“UCD has a brilliant reputation for agricultural sciences globally. I knew people that completed the Animal and Crop Production course there, and they enjoyed it.”
Placement on five enterprisese
Specialising in Animal and Crop Production required Penny to undertake placements on five different enterprises; beef, sheep, pigs, tillage, and dairy.
“I did five weeks on a pig farm in Co. Westmeath; eight weeks on a dairy in Co. Offaly and five weeks on an organic sheep farm in Co. Wicklow. Furthemore, I spent five weeks on a pedigree Angus farm in Co. Westmeath before finishing up with eight weeks on a beef, sheep and tillage farm in Co. Offaly.”
“I thoroughly enjoyed all of these placements and gained so much experience in each of these sectors before my final year in college.”
“As our home farm is a family farm, it was great to work with larger teams and to experience the different dynamics.”
In her third year of college, Penny studied abroad for a semester at Purdue University in Indiana, America, from August to December. She was awarded a student exchange scholarship.
“It was fantastic to see agriculture in a different country. It gave me an appreciation for the grass-based system we have here in Ireland.”
Penny revealed that the best part of this course was the different experiences she gained, such as study abroad and work placements, but most of all, the friends she made along the way.
“My undergraduate experience exceeded my expectations. I enjoyed all aspects of the course from lectures, lab work, practical days, site visits to class nights out.”
Penny is currently undertaking a research masters with the Health and Safety Authority and Teagasc as a Walsh scholar, researching farmer and advisor engagement with health and safety.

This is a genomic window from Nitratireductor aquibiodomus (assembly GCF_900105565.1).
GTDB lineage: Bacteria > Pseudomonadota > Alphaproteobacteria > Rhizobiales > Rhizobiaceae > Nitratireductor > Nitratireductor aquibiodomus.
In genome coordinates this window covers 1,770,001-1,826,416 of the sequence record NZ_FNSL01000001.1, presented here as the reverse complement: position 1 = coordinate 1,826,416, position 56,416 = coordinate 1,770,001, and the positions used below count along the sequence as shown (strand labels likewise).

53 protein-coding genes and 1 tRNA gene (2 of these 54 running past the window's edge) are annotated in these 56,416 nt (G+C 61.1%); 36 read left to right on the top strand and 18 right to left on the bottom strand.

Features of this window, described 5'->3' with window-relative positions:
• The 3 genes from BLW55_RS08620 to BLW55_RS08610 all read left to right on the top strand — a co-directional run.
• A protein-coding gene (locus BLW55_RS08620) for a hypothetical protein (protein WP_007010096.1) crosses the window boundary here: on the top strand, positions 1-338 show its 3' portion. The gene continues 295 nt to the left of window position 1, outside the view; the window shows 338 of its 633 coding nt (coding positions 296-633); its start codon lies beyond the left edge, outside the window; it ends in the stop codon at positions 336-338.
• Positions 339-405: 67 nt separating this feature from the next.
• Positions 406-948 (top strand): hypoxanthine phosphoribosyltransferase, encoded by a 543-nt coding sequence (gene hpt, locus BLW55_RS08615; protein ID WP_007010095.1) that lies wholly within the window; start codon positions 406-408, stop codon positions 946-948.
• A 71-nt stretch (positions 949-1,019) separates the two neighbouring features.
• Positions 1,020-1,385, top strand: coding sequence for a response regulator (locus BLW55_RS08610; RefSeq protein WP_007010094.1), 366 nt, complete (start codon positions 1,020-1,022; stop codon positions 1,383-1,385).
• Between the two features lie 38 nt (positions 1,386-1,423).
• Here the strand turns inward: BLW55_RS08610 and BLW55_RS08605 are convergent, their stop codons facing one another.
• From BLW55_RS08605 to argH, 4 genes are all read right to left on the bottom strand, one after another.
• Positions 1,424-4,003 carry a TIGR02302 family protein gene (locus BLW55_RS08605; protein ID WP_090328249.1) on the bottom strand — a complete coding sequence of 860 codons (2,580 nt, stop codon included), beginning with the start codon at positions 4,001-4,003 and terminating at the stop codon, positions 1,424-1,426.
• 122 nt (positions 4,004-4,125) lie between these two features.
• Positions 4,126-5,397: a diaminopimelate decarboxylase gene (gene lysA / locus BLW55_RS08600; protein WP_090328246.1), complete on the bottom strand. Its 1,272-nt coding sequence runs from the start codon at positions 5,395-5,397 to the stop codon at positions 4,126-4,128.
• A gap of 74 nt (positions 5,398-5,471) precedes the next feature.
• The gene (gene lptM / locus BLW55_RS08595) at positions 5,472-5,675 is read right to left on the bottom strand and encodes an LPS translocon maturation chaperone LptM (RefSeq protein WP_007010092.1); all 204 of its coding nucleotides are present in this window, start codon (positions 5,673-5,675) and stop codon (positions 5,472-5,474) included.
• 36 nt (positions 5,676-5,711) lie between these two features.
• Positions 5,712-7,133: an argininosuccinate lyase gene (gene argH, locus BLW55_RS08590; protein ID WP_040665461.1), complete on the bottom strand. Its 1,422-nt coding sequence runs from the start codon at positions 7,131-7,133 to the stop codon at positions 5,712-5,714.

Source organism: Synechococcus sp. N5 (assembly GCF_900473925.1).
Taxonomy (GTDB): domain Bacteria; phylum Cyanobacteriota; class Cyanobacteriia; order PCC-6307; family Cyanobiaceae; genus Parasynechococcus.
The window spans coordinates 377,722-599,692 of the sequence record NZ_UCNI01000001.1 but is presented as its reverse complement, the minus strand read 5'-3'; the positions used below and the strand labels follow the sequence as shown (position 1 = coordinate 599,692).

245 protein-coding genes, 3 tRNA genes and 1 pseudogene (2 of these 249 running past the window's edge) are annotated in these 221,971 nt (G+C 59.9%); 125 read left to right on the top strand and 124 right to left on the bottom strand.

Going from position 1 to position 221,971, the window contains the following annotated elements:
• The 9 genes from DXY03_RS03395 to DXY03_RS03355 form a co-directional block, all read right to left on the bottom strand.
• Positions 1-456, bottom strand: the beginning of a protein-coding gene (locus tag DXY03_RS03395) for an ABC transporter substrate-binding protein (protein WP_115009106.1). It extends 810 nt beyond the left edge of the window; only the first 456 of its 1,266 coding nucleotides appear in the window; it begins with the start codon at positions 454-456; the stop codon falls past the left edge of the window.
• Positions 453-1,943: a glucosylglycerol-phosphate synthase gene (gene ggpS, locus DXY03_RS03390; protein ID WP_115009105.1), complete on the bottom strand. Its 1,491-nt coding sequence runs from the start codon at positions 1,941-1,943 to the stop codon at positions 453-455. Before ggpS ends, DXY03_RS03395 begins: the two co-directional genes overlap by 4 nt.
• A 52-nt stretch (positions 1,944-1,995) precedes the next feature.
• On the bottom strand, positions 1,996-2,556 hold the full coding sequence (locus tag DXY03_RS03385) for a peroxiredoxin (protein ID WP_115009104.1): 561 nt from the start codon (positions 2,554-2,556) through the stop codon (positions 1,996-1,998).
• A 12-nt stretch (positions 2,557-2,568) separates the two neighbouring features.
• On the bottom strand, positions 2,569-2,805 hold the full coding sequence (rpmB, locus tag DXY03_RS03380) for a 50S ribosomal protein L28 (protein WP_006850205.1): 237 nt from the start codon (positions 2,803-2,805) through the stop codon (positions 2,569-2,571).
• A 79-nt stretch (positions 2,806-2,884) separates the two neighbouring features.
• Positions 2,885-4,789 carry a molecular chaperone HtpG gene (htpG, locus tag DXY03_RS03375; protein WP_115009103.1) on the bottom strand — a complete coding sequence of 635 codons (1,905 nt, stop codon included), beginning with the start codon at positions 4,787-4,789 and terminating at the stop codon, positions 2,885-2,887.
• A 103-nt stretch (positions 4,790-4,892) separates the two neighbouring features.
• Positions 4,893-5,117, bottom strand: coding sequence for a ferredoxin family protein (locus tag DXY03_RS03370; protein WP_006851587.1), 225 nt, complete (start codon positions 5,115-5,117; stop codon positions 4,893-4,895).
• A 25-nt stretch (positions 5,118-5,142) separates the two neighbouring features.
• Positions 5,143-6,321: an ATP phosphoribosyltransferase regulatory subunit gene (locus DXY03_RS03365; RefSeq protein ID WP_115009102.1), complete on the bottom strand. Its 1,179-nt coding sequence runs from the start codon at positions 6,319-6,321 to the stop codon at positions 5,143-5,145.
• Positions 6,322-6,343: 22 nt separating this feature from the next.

“I never planned to do a masters straight after my undergraduate. Instead, I planned to go to New Zealand for the year and work on a farm over there and do a masters when I came back, but due to the pandemic, this was no longer possible.”
“Then, I decided that this would be the perfect time to further my education, so I applied for the masters with Teagasc. I am very glad now that I did. I am doing this masters as part of the Walsh Scholarship Programme.”
“So far, I am thoroughly enjoying this masters. It combines your research study with a placement in a Teagasc office. You get the best of both worlds – advisory experience and a research study – combined,” the Walsh Scholar added.
Travel and career
Penny feels that there are “many opportunities in the agricultural sector”.
“I have not decided what route I would like to take yet. However, I am excited to see what roles will be available when I finish my masters next year.”
“I would love to travel. It is not ideal at the moment with the pandemic and restrictions, but I hope in the future to travel more.”
“I think if I wanted to work abroad for a while, there are always opportunities in the agricultural sector.”
“Coming from a dairy farm, I enjoyed learning more about the aspects of farming in the other enterprises.”
“From the degree that I did, I got to experience each of the different enterprises and have an appreciation for the work that each role entails.”
“I got to travel abroad to experience agriculture in the United States and meet a wide range of people. Honestly, I have been fortunate to have gained these experiences as part of my four years in UCD.”
“I think that the outlook is good, but the agricultural sector will become much more environmentally focused. There will have to be adjustments made to facilitate this,” Penny concluded.
Are you an ACP graduate or Walsh Scholar? If you want to share your story, e-mail: firstname.lastname@example.org